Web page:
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The snitch scandal at the Orange County District Attorney's Office is nearly over, but it won't bring relief for the mass murderer whose attorneys brought the scandal to light.
Scott Dekraai is the man who walked into a Seal Beach salon in 2011 and opened fire, murdering eight people. He pleaded guilty in May, but the death penalty is still on the table, despite the best efforts of his public defender, Scott Sanders, and a scandal in the district attorney's office.
The "Inmate F" snitching scandal, which we covered earlier this year, has already led to one reversed conviction and harsh criticism by Superior Court Judge Thomas Goethals, who denied the defense's request to take the death penalty off the table and recuse the D.A.'s office from the case, reports the Orange County Register.
The veteran informant, now identified as alleged Mexican Mafia member Fernando Perez, is one of a handful of informants that sheriff's deputies routinely shuffled around the jail in order to get intelligence on fellow inmates. According to the Register, prosecutors and investigators argued that they merely instructed Perez to listen, not to interrogate.
Judge Goethals, however, compared it to letting a dog loose in a butcher shop: "When released, that dog is going to eat," he wrote.
As we recounted in our previous coverage, Perez repeatedly questioned Dekraai after the right to counsel attached, a textbook Massiah violation. Judge Goethals agreed with that argument, but limited the remedy to the exclusion of any statements made to Perez.
Why the limited remedy? Among Judge Goethals findings were that the placement of Perez next to Dekraai seemed to be coincidence rather than conspiracy, and that the general misconduct appears to be of the negligent, rather than malicious, variety.
"The court further finds that the misconduct was the product of woefully inadequate legal training, along with a lack of professional energy and strategic imagination," Goethals wrote.
But Judge Goethals also limited the ruling to this case, as the misconduct outlined in the 505-page motion to take the death penalty off the table, and the 91-page motion to recuse the entire Orange County D.A.'s office, covered a lot more than the Dekraai case. For example, Leonel Vega, who was convicted of murder, will receive a new trial after the prosecutor failed to turn over 200 pages of an informant's notes. Others seem likely to follow, if Judge Goethals' words are any indication.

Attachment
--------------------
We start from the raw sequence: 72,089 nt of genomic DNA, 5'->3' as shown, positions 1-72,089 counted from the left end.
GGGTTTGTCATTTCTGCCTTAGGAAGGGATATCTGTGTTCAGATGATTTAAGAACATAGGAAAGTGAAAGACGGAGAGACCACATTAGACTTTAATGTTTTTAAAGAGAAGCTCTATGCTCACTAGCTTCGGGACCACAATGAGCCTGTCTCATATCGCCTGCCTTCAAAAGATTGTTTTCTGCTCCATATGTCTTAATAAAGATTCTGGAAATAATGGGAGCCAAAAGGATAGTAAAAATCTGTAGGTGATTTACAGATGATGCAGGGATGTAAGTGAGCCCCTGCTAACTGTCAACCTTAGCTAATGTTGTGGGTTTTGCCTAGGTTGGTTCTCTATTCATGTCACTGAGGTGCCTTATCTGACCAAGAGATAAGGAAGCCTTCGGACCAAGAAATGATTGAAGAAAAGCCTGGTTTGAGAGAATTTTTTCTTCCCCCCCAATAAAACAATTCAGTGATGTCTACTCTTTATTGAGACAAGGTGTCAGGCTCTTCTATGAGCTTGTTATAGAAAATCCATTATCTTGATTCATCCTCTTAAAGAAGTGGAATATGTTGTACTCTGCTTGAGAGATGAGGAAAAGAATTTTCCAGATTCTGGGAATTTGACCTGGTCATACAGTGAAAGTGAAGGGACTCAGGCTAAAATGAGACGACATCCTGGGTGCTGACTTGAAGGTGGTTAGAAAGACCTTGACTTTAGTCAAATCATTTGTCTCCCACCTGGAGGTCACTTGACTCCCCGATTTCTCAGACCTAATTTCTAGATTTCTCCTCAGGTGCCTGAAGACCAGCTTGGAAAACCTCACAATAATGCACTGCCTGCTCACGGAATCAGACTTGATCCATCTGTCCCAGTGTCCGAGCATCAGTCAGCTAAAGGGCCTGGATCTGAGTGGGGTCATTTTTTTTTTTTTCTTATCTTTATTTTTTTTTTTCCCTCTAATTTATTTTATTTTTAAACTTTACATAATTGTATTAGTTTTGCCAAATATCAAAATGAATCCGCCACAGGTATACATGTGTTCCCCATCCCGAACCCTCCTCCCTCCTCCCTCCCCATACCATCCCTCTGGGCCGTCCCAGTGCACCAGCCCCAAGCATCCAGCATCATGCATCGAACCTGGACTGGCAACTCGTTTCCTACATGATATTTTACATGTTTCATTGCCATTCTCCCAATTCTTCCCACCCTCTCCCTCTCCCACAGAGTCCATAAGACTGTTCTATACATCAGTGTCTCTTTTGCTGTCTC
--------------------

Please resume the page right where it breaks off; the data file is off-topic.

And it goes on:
"It is not the appropriate function of this court at this time to attempt to fashion a global remedy related to all of the prosecutorial misconduct issues raised by the evidence it has heard," Goethals wrote. Instead, things will proceed on a case-by-case basis. Goethals said that the excuses for not turning over evidence -- workload, misinterpretation of the law, etc. -- were unacceptable, and that some of the officers were "credibility challenged," recounts the Register.
"Some perhaps suffered from a failure of recollection," Goethals wrote. "Others undoubtedly lied."
District Attorney Tony Rackauckas told the Register that the office has already made some changes in light of the issues surfaced in the scandal. Overworked attorneys in the gang unit may see their caseloads reduced, and an office-wide training a month ago covered their legal obligations.
Still, Rackauckas believes that no one in his office lied under oath, and was relieved that there was no finding of intentional misconduct. Dekraii's attorney, Scott Sanders, argued that "Without a stronger sanction, really, the message is that this can continue."
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